The significant association between pH and particle-associated microbial populations has also been previously demonstrated in freshwater environments (Rösel and Grossart, 2012). This effect also extends to free-living populations (Allgaier and Grossart, 2006; Yang et al., 2017), as well as to the entire microbial community (Yannarell and Triplett, 2005). It is important to note that the strong correlation between pH and the particle-associated bacteria may be partially explained by the fact that phytoplankton, a major component of the particle fraction, causes an increase in pH through photosynthetic activity (Reid and Mosley, 2016). Indeed, multiannual monitoring of pH levels in the surface water of Lake Kinneret showed that during this period of the year pH typically increases, likely due to increased primary production (Nishri and Stiller, 2014). However, the positive association found here between pH and the total phytoplankton biomass was not statistically significant (p > 0.05), and thus it is likely that the effect of pH on particle-associated bacteria is direct.
Unlike most measured parameters, which showed positive correlations with bacterial OTUs, ammonia was more often negatively correlated with the individual bacterial OTUs. Moreover, ammonia was found to positively correlate with Peridinium (r = 0.55, p = 0.03), which constituted the most substantial component of the phytoplankton biomass during the early phase of the sampling period (February). This finding is consistent with early studies in Lake Kinneret which demonstrated that Peridinium preferentially utilizes ammonia over other N sources (Berman et al., 1984; Zohary et al., 2014). Interestingly, ammonia correlated positively with the group of descending abundance (cluster 1) which included several bacterial taxa involved with methane metabolism. The existence of putative methane-utilizing bacteria in the epilimnion layer is a rather surprising observation, as methane production in Lake Kinneret has only been recorded in sediment (Berman et al., 2014). Nevertheless, recent studies have convincingly shown that substantial methane production can occur in oxic freshwaters (Bogard et al., 2014; Donis et al., 2017), and this production can be attributed to cyanobacteria (Bižiæ-Ionescu et al., 2018b). This suggests that the presence of potential methane-utilizing bacteria in the particle-associated fraction may indeed be due to methane production within the particulate fraction. Yet, the presence of these bacteria may alternatively result from the movement of ammonia- and methane-containing water rising from the chemocline to the epilimnion, due to lake mixing and internal fluxes.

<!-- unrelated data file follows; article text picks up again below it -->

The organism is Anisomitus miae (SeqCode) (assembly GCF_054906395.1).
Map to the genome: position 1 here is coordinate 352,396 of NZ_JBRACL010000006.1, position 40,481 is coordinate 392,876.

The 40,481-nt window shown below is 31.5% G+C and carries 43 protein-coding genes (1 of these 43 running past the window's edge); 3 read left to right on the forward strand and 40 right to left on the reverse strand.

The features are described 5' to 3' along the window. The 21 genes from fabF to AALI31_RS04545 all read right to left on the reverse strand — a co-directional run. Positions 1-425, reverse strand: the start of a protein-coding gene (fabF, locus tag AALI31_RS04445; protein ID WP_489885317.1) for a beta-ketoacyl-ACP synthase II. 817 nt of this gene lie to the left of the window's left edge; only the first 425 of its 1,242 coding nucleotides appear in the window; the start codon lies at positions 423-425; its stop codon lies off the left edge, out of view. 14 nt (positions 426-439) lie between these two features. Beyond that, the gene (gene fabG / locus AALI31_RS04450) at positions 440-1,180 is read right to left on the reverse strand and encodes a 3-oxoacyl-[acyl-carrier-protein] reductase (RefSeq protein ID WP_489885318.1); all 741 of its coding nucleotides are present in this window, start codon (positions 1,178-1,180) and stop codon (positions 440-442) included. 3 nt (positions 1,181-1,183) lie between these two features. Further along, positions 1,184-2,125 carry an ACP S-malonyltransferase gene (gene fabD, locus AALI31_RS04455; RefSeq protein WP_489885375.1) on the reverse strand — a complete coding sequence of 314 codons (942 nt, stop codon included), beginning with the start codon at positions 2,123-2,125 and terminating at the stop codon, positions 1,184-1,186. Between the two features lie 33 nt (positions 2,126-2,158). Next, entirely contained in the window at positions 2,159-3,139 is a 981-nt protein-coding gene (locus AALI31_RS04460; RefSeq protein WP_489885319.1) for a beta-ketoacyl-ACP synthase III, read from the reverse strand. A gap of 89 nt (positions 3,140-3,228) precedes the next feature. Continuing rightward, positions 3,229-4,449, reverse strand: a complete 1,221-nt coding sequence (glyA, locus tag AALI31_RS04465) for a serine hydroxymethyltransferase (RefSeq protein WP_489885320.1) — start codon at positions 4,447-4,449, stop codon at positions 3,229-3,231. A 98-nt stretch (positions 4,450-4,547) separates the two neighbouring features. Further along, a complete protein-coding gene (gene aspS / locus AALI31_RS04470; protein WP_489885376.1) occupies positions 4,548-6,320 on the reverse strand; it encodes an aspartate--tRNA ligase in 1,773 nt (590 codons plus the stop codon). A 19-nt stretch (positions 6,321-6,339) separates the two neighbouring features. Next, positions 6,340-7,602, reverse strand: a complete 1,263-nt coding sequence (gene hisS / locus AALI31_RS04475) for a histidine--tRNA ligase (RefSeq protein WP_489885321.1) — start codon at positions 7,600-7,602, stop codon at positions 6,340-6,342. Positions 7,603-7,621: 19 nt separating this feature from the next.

The only biotic factor found to significantly affect the composition of the microbial community was Peridiniopsis, which strongly co-variated with pH, and this might be partly due to Peridiniopsis preferring alkaline environments (Pollingher, 1987).
Temporal Patterns of Certain Bacterial Populations Are Associated With Phytoplankton
Although we could not find a major link between phytoplankton and the particle-associated bacteria at the entire community level, we observed such associations between specific populations at the level of OTUs and clusters of OTUs sharing similar temporal dynamics. The nature of interactions between phytoplankton and associated bacteria during blooming events is complex and dynamic, and can range from mutualism, to commensalism, and even to parasitism. These interactions are ubiquitous and may affect the primary productivity in most ecosystems (Ramanan et al., 2016). Studies indicate that specific functional types of bacteria are associated with most algae, which exploit this unique habitat, in some cases also enhancing algal growth (Ramanan et al., 2015).
The dynamic structure of the heterotrophic bacterial community showed that there are some bacterial populations which are present and relatively stable throughout the study period (clusters 3 and 4), and dynamic bacteria which vary over time (clusters 1, 2, and 5). The high abundance bacterial group (cluster 3) correlated positively with Microcystis quantification, and at the OTU level we found that Brevundimonas (which, as discussed above, is a major component of cluster 3) co-varied with Microcystis as well. These findings support previous studies suggesting that Brevundimonas and Roseomonas are likely to be Microcystis-associated, as both of them were found to be common in Microcystis cultures (Bagatini et al., 2014; Li et al., 2018). The stability of the dominant bacterial group throughout the study period, and its covariation with Microcystis, are consistent with the findings of Woodhouse et al. (2018), which suggested that cyanobacterial associated microbial assemblages are comprised largely of stable dominant taxa.